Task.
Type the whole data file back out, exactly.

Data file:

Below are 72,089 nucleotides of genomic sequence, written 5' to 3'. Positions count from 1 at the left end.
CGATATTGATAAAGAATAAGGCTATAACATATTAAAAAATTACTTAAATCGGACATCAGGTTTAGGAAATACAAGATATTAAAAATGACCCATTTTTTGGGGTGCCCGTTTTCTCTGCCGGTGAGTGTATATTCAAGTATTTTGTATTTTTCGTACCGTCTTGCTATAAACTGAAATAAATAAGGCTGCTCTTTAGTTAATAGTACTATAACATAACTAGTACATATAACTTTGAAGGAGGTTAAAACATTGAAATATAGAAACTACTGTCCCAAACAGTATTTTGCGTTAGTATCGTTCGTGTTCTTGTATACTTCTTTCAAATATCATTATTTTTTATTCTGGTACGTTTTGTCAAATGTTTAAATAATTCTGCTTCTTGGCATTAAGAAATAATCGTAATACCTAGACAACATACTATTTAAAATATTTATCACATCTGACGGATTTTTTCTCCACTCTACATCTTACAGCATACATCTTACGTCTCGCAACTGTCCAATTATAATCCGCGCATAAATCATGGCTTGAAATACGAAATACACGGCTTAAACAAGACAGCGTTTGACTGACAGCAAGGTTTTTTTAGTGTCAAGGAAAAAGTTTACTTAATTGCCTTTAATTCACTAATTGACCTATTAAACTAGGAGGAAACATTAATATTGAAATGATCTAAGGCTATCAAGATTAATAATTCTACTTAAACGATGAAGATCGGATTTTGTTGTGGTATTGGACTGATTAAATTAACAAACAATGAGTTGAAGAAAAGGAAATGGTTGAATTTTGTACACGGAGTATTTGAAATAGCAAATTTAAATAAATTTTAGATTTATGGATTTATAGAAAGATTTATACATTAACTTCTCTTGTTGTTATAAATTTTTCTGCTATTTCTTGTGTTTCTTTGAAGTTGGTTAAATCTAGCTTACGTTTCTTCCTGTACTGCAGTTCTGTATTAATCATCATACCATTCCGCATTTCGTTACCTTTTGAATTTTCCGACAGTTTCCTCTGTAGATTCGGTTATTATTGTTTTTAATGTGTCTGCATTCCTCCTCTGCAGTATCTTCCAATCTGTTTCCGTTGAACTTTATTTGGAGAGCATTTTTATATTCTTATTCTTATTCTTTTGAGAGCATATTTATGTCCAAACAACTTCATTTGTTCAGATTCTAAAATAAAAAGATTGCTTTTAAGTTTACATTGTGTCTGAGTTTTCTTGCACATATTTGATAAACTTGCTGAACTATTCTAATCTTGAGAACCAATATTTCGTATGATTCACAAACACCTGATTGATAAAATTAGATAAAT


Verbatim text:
Below are 72,089 nucleotides of genomic sequence, written 5' to 3'. Positions count from 1 at the left end.
CGATATTGATAAAGAATAAGGCTATAACATATTAAAAAATTACTTAAATCGGACATCAGGTTTAGGAAATACAAGATATTAAAAATGACCCATTTTTTGGGGTGCCCGTTTTCTCTGCCGGTGAGTGTATATTCAAGTATTTTGTATTTTTCGTACCGTCTTGCTATAAACTGAAATAAATAAGGCTGCTCTTTAGTTAATAGTACTATAACATAACTAGTACATATAACTTTGAAGGAGGTTAAAACATTGAAATATAGAAACTACTGTCCCAAACAGTATTTTGCGTTAGTATCGTTCGTGTTCTTGTATACTTCTTTCAAATATCATTATTTTTTATTCTGGTACGTTTTGTCAAATGTTTAAATAATTCTGCTTCTTGGCATTAAGAAATAATCGTAATACCTAGACAACATACTATTTAAAATATTTATCACATCTGACGGATTTTTTCTCCACTCTACATCTTACAGCATACATCTTACGTCTCGCAACTGTCCAATTATAATCCGCGCATAAATCATGGCTTGAAATACGAAATACACGGCTTAAACAAGACAGCGTTTGACTGACAGCAAGGTTTTTTTAGTGTCAAGGAAAAAGTTTACTTAATTGCCTTTAATTCACTAATTGACCTATTAAACTAGGAGGAAACATTAATATTGAAATGATCTAAGGCTATCAAGATTAATAATTCTACTTAAACGATGAAGATCGGATTTTGTTGTGGTATTGGACTGATTAAATTAACAAACAATGAGTTGAAGAAAAGGAAATGGTTGAATTTTGTACACGGAGTATTTGAAATAGCAAATTTAAATAAATTTTAGATTTATGGATTTATAGAAAGATTTATACATTAACTTCTCTTGTTGTTATAAATTTTTCTGCTATTTCTTGTGTTTCTTTGAAGTTGGTTAAATCTAGCTTACGTTTCTTCCTGTACTGCAGTTCTGTATTAATCATCATACCATTCCGCATTTCGTTACCTTTTGAATTTTCCGACAGTTTCCTCTGTAGATTCGGTTATTATTGTTTTTAATGTGTCTGCATTCCTCCTCTGCAGTATCTTCCAATCTGTTTCCGTTGAACTTTATTTGGAGAGCATTTTTATATTCTTATTCTTATTCTTTTGAGAGCATATTTATGTCCAAACAACTTCATTTGTTCAGATTCTAAAATAAAAAGATTGCTTTTAAGTTTACATTGTGTCTGAGTTTTCTTGCACATATTTGATAAACTTGCTGAACTATTCTAATCTTGAGAACCAATATTTCGTATGATTCACAAACACCTGATTGATAAAATTAGATAAAT